The family of Henrietta Lacks, a Black woman whose cells were unlawfully used to make groundbreaking discoveries in medicine and science, have reached a private settlement deal with the biotech company, Thermo Fisher Scientific.
According to CBS News, on July 31, after hours of negotiation, Lacks’ family reached a confidential settlement with the biotech giant who they accused of profiting off of the late 31-year-old’s miraculous HeLa Cells.
The family of Lacks scored a major victory at the federal courthouse in Baltimore. According to the report, some of Lack’s grandchildren were present when the legal win was announced.
Civil rights attorney Ben Crump, who represents the family, said they were “pleased’ with the outcome. “The parties are pleased that they were able to find a way to resolve this matter outside of Court and will have no further comment about the settlement,” the civil rights attorney said in a statement.
Lacks’ incredible HeLa Cells were harvested in 1951 after she visited John Hopkins Hospital in Baltimore for cervical cancer treatment.
After they were removed from her body, doctors discovered that the 31-year-old mother’s cells doubled every 20 to 24 hours in the lab. Lacks did not permit John Hopkins to use her cells.
The Virginia native died in 1951, but her unique cells went on to make a number of groundbreaking medical advancements like the polio vaccine and treatments for cancer and Parkinson’s disease. Lacks’ family was unaware of John Hopkins’ unlawful medical practice until decades later.
In 2021, the Lacks family filed a lawsuit against Thermo Fisher, arguing that the company continued to profit off the “unlawful conduct” of John Hopkins Hospital by selling and mass-producing Lacks’ living cell tissue.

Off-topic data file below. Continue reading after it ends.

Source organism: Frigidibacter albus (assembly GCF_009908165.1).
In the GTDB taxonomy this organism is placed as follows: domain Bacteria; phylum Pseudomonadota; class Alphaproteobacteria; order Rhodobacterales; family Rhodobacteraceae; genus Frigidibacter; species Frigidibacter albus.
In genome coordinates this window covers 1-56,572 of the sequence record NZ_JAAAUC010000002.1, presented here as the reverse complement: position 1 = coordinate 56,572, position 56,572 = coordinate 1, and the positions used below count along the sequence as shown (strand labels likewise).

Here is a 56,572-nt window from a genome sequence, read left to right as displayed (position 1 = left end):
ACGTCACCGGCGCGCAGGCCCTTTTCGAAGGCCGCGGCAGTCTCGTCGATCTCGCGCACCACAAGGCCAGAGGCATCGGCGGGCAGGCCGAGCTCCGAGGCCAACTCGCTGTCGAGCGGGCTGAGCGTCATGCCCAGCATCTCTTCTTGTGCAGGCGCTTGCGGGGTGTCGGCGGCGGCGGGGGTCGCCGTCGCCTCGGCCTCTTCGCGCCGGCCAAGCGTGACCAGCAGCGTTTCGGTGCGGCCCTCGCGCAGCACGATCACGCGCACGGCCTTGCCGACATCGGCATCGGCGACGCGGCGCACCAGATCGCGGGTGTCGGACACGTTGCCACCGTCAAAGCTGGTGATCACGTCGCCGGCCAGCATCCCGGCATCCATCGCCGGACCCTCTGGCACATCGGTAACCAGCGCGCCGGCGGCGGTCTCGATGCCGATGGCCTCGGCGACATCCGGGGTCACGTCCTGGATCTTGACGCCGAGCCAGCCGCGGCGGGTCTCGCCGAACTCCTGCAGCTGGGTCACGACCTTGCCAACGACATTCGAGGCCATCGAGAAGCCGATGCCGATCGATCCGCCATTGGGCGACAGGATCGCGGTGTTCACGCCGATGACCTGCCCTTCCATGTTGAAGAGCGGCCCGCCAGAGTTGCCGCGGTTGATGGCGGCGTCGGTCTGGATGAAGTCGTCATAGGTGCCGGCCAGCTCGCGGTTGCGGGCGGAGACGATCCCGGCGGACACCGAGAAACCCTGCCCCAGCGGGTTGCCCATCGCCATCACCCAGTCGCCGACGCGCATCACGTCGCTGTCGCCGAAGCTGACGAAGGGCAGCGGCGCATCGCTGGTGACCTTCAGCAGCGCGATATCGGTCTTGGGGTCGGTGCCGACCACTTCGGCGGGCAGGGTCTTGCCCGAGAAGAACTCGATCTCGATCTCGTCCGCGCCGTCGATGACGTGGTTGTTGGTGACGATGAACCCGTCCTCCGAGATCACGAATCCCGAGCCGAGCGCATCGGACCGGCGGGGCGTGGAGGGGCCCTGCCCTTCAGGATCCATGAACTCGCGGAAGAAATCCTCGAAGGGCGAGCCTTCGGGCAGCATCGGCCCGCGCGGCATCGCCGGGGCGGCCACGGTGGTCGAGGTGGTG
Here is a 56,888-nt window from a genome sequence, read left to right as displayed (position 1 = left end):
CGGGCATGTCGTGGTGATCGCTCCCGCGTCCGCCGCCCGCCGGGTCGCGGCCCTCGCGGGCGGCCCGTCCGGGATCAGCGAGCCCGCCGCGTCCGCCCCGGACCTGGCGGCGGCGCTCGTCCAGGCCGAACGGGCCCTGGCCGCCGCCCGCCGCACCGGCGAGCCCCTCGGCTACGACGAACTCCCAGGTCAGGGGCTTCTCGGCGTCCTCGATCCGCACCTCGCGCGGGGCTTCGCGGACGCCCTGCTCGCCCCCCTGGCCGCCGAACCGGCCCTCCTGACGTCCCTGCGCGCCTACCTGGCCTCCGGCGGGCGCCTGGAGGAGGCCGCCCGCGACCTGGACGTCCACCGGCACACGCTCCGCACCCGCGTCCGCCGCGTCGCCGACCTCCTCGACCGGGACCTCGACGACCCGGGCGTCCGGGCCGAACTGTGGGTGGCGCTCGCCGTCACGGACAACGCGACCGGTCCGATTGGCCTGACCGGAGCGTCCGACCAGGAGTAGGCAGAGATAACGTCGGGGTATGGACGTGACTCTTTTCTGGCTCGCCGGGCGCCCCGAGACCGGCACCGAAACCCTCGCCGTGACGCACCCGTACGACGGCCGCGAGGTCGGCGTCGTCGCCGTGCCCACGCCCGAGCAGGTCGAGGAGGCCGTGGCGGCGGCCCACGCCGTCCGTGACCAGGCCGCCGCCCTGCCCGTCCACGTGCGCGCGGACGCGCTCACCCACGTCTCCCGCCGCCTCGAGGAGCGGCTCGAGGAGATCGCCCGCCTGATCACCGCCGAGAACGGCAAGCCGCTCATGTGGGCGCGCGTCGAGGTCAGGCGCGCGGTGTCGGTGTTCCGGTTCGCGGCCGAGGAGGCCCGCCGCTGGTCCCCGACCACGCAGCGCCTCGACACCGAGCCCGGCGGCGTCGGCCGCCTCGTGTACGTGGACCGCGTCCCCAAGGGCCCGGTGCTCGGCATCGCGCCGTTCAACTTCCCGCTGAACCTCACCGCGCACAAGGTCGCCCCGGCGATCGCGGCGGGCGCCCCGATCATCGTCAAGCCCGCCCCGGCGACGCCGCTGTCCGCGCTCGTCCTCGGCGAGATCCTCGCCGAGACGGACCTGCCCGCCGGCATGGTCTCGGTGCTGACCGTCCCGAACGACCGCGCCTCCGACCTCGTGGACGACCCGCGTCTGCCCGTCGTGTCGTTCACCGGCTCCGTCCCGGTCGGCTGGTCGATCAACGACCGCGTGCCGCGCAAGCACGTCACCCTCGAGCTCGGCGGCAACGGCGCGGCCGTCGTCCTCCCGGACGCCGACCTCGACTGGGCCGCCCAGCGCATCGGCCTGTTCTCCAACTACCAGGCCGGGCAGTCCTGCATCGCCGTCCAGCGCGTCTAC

The family claimed that the company made “a conscious choice to sell and mass produce the living tissue of Henrietta Lacks, a Black woman, grandmother, and community leader, despite the corporation’s knowledge that Ms. Lacks’ tissue was taken from her without her consent by doctors at Johns Hopkins Hospital and a racially unjust medical system,” CNN noted. According to the lawsuit, there are at least 12 products marketed by Thermo Fisher that include the HeLa cell line.
On August 1, Lacks’ family joined Crump at Baltimore’s waterfront to celebrate the big victory. Tuesday would have been the titan’s 103rd birthday. The family brought balloons and a cake to celebrate the big occasion.
“We did it — and what a birthday present today,” Crump said during a press conference Tuesday, according to The Associated Press. Lacks’ grandson, Alfred Lacks Carter Jr., echoed similar sentiments. “There couldn’t have been a more fitting day for her to have justice, for her family to have relief,” Carter said. “It was a long fight — over 70 years — and Henrietta Lacks gets her day.”
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